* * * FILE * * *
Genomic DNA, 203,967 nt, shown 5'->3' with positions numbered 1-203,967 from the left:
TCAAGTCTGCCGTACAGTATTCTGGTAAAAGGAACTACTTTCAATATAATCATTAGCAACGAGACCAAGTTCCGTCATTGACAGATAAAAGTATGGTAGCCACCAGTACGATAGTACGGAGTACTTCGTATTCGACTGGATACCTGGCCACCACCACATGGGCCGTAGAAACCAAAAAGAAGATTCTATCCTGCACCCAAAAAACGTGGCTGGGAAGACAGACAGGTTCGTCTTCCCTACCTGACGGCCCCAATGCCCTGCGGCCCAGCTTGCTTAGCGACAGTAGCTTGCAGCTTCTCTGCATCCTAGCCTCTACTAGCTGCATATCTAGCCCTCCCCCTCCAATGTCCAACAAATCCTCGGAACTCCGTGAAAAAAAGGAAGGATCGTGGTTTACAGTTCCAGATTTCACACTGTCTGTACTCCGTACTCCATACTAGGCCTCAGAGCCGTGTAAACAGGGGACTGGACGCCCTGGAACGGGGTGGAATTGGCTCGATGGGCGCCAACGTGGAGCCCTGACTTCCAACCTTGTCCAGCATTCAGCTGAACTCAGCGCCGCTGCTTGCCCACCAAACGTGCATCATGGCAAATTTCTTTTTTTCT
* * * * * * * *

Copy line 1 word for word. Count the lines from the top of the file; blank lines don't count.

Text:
Genomic DNA, 203,967 nt, shown 5'->3' with positions numbered 1-203,967 from the left: